Pro: Government should regulate salt in food
May 2, 2010 at 12:02 a.m.
As the nation's health problems grow, lawmakers are turning to salt as one of the culprits. Some members of Congress are urging the Food and Drug Administration to limit the amount of salt in processed foods, calling the matter a "public health crisis." Packaged foods and restaurant meals also face possible federal limits on sodium.
With a recent Institute of Medicine report stating most Americans are consuming dangerous levels of sodium, many are calling for the government to step in and crack down on food manufacturers.
The report, released last week, recommended the Food and Drug Administration launch efforts to limit salt levels and has prompted at least two members of Congress to urge the FDA to do so quickly.
"I understand they want to do it in a phased kind of deal, but I don't want it to be too long," Sen. Tom Harkin, D-Iowa, said in a Washington Post article. "This is crying out for change that's long overdue."
Currently, the FDA recommends no more than 2,300 milligrams of salt a day, which is the equivalent of one teaspoon of salt. However, the average American consumes about 3,400 milligrams of salt a day, said Kathryn Steve, a licensed and registered dietician with DeTar Healthcare Systems.
"An increase in high sodium food can cause strokes, heart disease and high blood pressure," she added. "The Institute of Medicine estimates that a reduction of salt in the diet could prevent 100,000 deaths annually."
The National Salt Reduction Initiative, which is being led by the New York City Health Department, has a goal of making restaurants and food manufacturers voluntarily reduce salt in 62 categories of packaged foods and 25 categories of foods sold in restaurants by 25 percent in five years.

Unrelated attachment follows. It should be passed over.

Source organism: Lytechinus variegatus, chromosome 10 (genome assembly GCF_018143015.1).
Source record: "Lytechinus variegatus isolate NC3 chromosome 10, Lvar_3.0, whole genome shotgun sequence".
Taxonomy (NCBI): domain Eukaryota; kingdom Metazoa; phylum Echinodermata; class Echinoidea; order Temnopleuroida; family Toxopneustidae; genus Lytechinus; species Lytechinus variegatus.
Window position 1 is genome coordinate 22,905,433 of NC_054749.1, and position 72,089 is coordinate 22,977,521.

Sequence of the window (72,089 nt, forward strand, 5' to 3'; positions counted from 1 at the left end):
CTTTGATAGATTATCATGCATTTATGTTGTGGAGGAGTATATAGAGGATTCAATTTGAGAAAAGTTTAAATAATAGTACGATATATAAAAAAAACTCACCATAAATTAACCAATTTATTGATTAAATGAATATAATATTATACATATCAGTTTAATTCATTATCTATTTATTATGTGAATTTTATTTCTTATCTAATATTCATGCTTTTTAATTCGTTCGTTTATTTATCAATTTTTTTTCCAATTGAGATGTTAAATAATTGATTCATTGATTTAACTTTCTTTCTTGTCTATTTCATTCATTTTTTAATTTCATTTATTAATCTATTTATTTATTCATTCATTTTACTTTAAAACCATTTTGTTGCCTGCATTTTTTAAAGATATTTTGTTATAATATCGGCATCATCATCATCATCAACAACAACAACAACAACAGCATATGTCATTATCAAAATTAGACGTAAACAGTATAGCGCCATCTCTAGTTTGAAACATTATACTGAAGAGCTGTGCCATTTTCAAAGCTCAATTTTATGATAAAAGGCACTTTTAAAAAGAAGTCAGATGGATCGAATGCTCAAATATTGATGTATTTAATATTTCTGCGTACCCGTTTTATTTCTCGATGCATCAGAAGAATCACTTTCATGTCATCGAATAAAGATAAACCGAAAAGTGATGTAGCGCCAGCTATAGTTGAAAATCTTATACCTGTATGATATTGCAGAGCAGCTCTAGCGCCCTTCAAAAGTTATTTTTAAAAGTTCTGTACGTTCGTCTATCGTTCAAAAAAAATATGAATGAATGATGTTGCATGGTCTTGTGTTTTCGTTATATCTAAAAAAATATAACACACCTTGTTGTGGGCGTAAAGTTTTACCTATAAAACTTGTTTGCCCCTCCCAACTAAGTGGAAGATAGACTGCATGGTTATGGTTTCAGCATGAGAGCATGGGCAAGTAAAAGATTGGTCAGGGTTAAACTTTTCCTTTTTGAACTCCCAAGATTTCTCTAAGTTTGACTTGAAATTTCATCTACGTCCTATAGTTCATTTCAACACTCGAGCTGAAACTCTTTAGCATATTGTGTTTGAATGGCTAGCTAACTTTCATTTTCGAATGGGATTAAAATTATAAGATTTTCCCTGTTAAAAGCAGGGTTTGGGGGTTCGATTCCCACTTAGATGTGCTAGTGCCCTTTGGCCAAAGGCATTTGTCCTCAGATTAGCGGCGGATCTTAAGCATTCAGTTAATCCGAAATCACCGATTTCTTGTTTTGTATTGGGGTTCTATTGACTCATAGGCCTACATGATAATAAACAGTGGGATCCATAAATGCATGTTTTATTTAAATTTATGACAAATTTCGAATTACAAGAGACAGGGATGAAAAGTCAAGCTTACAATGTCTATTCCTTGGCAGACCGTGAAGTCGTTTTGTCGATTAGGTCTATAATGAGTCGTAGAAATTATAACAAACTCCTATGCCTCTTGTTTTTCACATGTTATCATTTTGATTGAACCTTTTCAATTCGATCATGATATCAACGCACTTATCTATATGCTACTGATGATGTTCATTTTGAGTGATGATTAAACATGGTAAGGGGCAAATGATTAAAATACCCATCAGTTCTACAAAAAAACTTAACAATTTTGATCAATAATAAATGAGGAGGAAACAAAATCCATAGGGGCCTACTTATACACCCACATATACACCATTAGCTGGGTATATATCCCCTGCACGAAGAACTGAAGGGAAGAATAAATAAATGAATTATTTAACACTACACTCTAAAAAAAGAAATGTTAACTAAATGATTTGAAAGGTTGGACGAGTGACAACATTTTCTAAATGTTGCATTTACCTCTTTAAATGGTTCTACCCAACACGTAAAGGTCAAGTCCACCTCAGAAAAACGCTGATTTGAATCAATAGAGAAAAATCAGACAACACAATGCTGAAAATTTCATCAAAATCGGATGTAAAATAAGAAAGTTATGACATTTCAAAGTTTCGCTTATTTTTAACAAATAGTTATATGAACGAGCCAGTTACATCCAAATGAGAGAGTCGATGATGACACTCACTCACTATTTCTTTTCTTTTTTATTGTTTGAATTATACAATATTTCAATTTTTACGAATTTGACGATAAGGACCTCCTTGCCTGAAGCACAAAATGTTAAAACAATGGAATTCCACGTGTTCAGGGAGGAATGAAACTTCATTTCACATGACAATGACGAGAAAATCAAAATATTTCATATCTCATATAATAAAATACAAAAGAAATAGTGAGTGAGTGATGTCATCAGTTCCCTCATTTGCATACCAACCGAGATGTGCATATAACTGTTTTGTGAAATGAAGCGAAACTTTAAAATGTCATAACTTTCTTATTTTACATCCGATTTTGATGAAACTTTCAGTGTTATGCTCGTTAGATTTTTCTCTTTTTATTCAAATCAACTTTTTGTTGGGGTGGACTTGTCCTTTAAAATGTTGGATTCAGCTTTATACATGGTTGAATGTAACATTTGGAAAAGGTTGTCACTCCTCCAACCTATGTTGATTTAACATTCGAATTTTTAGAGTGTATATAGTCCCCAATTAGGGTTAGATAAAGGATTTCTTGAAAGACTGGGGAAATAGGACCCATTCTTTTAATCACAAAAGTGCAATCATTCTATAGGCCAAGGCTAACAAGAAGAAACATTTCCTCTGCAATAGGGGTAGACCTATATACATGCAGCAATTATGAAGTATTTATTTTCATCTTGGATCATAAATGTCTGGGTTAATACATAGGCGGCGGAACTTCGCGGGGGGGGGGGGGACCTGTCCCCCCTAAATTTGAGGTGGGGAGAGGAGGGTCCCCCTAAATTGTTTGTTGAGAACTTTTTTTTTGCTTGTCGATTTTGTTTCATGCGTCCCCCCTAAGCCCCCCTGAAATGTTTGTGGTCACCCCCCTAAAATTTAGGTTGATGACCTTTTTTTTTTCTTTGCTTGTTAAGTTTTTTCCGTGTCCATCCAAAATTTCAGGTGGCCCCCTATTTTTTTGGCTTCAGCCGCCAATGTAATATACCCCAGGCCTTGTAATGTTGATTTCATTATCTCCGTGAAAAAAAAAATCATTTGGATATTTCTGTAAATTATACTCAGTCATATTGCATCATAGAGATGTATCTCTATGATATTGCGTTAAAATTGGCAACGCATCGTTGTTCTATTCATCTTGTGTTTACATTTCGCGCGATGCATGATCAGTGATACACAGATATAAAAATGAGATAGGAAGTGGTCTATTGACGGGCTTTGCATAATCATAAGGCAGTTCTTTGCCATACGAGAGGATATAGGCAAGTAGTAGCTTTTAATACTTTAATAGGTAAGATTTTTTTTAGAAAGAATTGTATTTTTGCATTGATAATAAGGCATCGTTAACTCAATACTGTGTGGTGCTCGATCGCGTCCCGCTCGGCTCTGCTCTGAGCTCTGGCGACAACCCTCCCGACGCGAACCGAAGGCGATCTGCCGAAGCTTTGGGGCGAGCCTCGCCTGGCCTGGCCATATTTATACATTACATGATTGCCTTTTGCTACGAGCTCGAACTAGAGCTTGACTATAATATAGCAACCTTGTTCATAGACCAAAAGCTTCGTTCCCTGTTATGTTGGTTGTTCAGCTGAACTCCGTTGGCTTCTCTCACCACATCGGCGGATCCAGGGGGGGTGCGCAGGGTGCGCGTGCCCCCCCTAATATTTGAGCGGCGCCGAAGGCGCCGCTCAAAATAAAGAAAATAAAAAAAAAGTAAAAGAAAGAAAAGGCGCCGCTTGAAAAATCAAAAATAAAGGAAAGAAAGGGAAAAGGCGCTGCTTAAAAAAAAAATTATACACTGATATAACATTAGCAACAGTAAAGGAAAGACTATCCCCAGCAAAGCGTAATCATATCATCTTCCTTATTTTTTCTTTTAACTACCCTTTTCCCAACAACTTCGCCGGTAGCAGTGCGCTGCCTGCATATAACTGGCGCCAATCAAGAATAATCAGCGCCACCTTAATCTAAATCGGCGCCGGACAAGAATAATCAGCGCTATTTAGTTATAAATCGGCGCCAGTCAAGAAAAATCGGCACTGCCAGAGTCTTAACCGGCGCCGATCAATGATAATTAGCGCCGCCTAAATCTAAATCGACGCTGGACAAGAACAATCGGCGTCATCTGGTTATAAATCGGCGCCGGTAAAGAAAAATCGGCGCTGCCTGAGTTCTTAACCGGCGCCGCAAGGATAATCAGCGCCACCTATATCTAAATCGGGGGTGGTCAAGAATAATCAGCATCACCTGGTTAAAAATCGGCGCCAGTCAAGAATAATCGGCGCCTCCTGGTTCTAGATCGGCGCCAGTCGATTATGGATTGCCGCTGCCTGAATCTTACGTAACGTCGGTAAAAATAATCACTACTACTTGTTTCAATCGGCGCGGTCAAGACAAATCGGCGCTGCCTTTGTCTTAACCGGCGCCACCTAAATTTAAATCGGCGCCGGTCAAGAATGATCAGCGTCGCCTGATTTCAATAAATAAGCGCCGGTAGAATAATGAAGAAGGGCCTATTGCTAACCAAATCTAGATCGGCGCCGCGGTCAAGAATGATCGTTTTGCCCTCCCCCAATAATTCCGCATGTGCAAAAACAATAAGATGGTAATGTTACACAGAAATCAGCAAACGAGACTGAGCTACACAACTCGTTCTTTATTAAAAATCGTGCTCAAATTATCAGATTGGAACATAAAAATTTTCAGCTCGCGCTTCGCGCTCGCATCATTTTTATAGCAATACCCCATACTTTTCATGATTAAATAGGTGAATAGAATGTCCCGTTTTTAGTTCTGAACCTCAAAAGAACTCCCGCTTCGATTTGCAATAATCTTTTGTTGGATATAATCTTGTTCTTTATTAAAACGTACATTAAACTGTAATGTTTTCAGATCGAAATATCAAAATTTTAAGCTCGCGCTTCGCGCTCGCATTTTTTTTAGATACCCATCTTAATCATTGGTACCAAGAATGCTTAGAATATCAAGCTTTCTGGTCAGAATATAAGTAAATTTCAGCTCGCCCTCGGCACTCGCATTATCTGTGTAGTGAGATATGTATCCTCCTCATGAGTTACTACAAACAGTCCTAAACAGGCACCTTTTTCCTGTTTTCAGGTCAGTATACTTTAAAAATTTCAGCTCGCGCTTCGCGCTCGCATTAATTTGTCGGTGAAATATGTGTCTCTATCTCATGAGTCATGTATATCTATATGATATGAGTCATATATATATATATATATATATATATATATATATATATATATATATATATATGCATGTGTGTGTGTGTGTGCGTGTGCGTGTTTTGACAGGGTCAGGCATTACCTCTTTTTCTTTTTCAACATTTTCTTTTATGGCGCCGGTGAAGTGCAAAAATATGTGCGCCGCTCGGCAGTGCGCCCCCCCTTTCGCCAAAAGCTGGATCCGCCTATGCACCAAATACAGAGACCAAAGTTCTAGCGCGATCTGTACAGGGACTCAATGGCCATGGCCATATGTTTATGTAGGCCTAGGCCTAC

While many companies, such as General Mills Inc. and Kraft Foods Inc., have pledged to reduce sodium content in their products as a part of the initiative, the same Institute of Medicine report found that voluntary efforts so far by food manufacturers have had limited success.
"If the manufacturers won't step up to the plate and do the right thing, the government will have to do it," Patrick T. Barnes of Victoria said. "There is no excuse for the levels of sodium in manufactured food. Have you looked at canned tomatoes? Canned and jarred pasta sauces are obscene also."
Many people simply aren't aware of how much salt they are eating, which is adding to the problem, Steve said.
"It's a shock to a lot of people when they found out how much salt is in what they're eating. There are a lot of foods that we don't think have salt in them because they don't taste salty to us," she added. "But most processed foods have salt in them."
For instance, a typical meal from McDonald's, consisting of a Big Mac, fries, Diet Coke and apple pie, has almost 70 percent of the recommended 2,300 mgs of salt a person should eat daily.
In a recent study in the Archives of Internal Medicine, researchers found that the average restaurant lunch contained 1,750 mg of sodium, and 20 percent of the meals topped the daily recommended 2,300 mg.
The saltiest meals came from chicken chain restaurants, such as KFC and Popeye's Chicken.